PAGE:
I did not grow up in a wealthy family who taught me how to handle my money. Fortunately, I had my uncle, who was my role model from an early age. He visited me every year on vacation and always talked to me about life and finances.
Let’s face it, the million-dollar sprint rarely happens. It is much more realistic that it will be a million a marathon. So how do we get to the finish line? For my uncle, the journey began when he was a teenager.
With books, he taught himself everything he knows about money. He dealt with the works of John Bogle and Peter Lynch. After careful planning, he retired at the age of 56 and used the knowledge he had acquired to help family, friends and co-workers. It proves that becoming a millionaire is entirely possible as long as you live within your budget, manage your funds well, and save.
I learned the following three lessons about money from my uncle. And I still do it today.
You should save early and consistently
It is much easier to develop the habit of saving when you are young and have few responsibilities. My uncle started saving with his first job after college, increasing savings as his income rose. I followed suit and by saving early I was way ahead of my peers at the age of 30.
The more complex life becomes, the more difficult it is for you to find additional room to maneuver in your budget to save. By saving early, your money can grow and you can take advantage of compound interest.
Not only did my uncle start saving early in his career, he also saved at least 15 percent of his income. In a recent article, Fidelity Investments showed that you can retire at 67 if you save 15 percent of your income from the age of 25.
The article also showed how saving will affect your financial career later on. For example, if you don’t start saving until five years later (at the age of 30), you should be saving 18 percent. At the age of 35 this amount jumps to 23 percent. The longer you wait, the more money you have to save each month. Saving 15 percent of your income is a good start. However, if you want to retire early, you should save even more.
Are you only now starting to save? Do not worry. It is important that you start – regardless of whether you save 10 or 15 percent of your income. Try to increase the savings amount by at least one percent every year – and more if you raise your salary – until you reach your goal.
Think carefully about any loan
Taking out a loan seems easy and painless in the short term. In the long term, however, this has unfavorable financial consequences. Whether it’s “good debt” or “bad debt,” the monthly payments often add up quickly. And before you know it, you are spending a large portion of your paycheck not only on your regular living expenses, but also on debts. That leaves little room for retirement provision.
My uncle therefore recommends asking yourself before taking out a loan and thus before taking on debt: “Is the debt really worth it? You are charging your credit card to buy what you want now. How will the debt burden you in the future? If you have another degree that you might be considering, is a raise likely to get a raise?
I took this advice to heart. Although I financed my way through college myself, I graduated with less than $ 10,000 in debt. I’ve also always fought the temptation to buy things I couldn’t actually afford, thereby avoiding consumer debt.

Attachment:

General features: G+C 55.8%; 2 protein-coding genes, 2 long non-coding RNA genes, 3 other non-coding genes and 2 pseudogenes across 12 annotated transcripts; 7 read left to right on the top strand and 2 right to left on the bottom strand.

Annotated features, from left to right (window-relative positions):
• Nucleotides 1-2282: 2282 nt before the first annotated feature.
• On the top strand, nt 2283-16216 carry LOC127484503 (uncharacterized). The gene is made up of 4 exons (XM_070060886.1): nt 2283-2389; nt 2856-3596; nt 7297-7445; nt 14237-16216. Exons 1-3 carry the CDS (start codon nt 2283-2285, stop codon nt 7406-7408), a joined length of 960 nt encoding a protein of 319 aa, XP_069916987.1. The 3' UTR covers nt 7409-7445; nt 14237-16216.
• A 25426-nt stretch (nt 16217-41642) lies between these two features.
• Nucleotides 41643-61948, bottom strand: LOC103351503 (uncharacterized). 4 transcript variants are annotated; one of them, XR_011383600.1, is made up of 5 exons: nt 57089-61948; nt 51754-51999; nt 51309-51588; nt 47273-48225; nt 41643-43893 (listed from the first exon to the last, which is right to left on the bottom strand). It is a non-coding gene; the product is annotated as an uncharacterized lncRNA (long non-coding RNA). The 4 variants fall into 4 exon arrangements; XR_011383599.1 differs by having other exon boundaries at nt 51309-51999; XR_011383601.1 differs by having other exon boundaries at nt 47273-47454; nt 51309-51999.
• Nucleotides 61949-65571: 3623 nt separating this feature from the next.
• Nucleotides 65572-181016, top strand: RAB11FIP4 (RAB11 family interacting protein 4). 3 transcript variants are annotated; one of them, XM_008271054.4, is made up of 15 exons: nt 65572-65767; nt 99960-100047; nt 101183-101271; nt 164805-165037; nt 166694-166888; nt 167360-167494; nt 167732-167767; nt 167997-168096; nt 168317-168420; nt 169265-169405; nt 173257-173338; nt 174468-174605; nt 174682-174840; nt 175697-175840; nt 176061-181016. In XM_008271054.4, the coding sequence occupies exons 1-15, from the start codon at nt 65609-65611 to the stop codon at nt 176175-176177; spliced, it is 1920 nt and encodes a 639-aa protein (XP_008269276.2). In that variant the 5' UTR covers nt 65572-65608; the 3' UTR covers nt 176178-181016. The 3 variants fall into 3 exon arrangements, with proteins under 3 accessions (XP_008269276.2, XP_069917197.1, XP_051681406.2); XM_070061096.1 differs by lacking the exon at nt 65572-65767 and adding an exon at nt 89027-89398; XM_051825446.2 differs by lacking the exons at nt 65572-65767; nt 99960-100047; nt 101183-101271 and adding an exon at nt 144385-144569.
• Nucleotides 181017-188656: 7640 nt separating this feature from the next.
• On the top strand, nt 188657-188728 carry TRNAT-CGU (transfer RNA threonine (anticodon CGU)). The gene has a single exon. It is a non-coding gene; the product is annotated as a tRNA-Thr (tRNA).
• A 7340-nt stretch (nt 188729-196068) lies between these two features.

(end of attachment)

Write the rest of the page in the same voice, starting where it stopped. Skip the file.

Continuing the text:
Are you in debt too much? Then start now to regain control of your debt. Deal with high-interest debt such as credit cards and personal loans first, then move on to low-interest debt. The sooner you pay off your debts, the sooner you can start saving and investing for the future.
Relies on long-term investments for the future
Investing is a long-term game. Many new investors have turned to the stock market for quick profits during the pandemic. Anyone who tries to make short-term profits runs the risk of failure. In contrast, investments in a diverse portfolio help to absorb the ups and downs of individual stocks.
Short-term investment thinking also feeds our natural tendency to make emotional decisions – especially in an unstable market. This results in stocks being bought when the market goes up and sold when the market goes down. My uncle says: “In order to be able to benefit from the proceeds, you have to be willing to take risks.”
How can you safely stay on course despite difficult market conditions? You should only invest money that you will need in ten years at the earliest. My uncle always had a nest egg to cover unforeseen expenses or a job loss. And he kept this money in cash. He also set aside money that he would need over the next three to five years. He kept the money in cash so that it was not subject to market fluctuations.
What if you feel the need to speculate on the stock market? My uncle has a small account from which he can buy and sell individual shares as he likes. He keeps this account small (no more than ten percent of his total assets) and relies on a diversified mix of index funds in his long-term investment portfolio.
Even as a financial planner, I still follow the lessons I learned from my uncle: save early, rethink loans, and invest long-term. The path to financial success is all about the delicate balance between the desires of today and tomorrow. It is possible to save yourself the road to the million and retire early. Start now – your future self will thank you.
This article was translated from English and edited by Ilona Tomić. You can read the original here.